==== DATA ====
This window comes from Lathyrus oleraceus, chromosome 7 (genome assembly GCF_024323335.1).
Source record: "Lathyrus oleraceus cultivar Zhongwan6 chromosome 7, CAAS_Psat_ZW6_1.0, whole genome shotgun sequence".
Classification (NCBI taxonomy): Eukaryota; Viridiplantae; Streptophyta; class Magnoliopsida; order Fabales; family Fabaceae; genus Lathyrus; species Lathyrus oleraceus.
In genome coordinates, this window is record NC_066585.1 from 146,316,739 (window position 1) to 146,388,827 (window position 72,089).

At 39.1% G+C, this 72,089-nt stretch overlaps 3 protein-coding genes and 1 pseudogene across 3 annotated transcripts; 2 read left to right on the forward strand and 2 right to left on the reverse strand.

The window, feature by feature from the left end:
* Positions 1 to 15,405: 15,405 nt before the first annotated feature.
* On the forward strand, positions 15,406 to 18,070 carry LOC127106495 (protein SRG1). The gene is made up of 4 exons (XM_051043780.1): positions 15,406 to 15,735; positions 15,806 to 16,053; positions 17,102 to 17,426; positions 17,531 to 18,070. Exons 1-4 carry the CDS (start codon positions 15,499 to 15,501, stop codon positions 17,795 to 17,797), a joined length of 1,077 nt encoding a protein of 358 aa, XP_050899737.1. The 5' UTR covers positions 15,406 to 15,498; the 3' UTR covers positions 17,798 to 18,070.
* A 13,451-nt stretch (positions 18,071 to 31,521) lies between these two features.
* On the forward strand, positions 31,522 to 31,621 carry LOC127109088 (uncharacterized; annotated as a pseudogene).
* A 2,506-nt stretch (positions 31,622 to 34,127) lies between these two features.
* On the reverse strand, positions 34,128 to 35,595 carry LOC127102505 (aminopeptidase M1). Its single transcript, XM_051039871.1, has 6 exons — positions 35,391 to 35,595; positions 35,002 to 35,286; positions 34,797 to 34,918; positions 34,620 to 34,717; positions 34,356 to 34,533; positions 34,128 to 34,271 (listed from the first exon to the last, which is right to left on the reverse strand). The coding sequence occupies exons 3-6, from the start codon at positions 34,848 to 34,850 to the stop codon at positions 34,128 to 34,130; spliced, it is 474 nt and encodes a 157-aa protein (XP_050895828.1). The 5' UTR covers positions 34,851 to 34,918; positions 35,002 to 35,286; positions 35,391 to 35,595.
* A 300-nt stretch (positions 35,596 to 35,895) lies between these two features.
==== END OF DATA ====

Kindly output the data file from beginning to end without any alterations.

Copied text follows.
This window comes from Lathyrus oleraceus, chromosome 7 (genome assembly GCF_024323335.1).
Source record: "Lathyrus oleraceus cultivar Zhongwan6 chromosome 7, CAAS_Psat_ZW6_1.0, whole genome shotgun sequence".
Classification (NCBI taxonomy): Eukaryota; Viridiplantae; Streptophyta; class Magnoliopsida; order Fabales; family Fabaceae; genus Lathyrus; species Lathyrus oleraceus.
In genome coordinates, this window is record NC_066585.1 from 146,316,739 (window position 1) to 146,388,827 (window position 72,089).

At 39.1% G+C, this 72,089-nt stretch overlaps 3 protein-coding genes and 1 pseudogene across 3 annotated transcripts; 2 read left to right on the forward strand and 2 right to left on the reverse strand.

The window, feature by feature from the left end:
* Positions 1 to 15,405: 15,405 nt before the first annotated feature.
* On the forward strand, positions 15,406 to 18,070 carry LOC127106495 (protein SRG1). The gene is made up of 4 exons (XM_051043780.1): positions 15,406 to 15,735; positions 15,806 to 16,053; positions 17,102 to 17,426; positions 17,531 to 18,070. Exons 1-4 carry the CDS (start codon positions 15,499 to 15,501, stop codon positions 17,795 to 17,797), a joined length of 1,077 nt encoding a protein of 358 aa, XP_050899737.1. The 5' UTR covers positions 15,406 to 15,498; the 3' UTR covers positions 17,798 to 18,070.
* A 13,451-nt stretch (positions 18,071 to 31,521) lies between these two features.
* On the forward strand, positions 31,522 to 31,621 carry LOC127109088 (uncharacterized; annotated as a pseudogene).
* A 2,506-nt stretch (positions 31,622 to 34,127) lies between these two features.
* On the reverse strand, positions 34,128 to 35,595 carry LOC127102505 (aminopeptidase M1). Its single transcript, XM_051039871.1, has 6 exons — positions 35,391 to 35,595; positions 35,002 to 35,286; positions 34,797 to 34,918; positions 34,620 to 34,717; positions 34,356 to 34,533; positions 34,128 to 34,271 (listed from the first exon to the last, which is right to left on the reverse strand). The coding sequence occupies exons 3-6, from the start codon at positions 34,848 to 34,850 to the stop codon at positions 34,128 to 34,130; spliced, it is 474 nt and encodes a 157-aa protein (XP_050895828.1). The 5' UTR covers positions 34,851 to 34,918; positions 35,002 to 35,286; positions 35,391 to 35,595.
* A 300-nt stretch (positions 35,596 to 35,895) lies between these two features.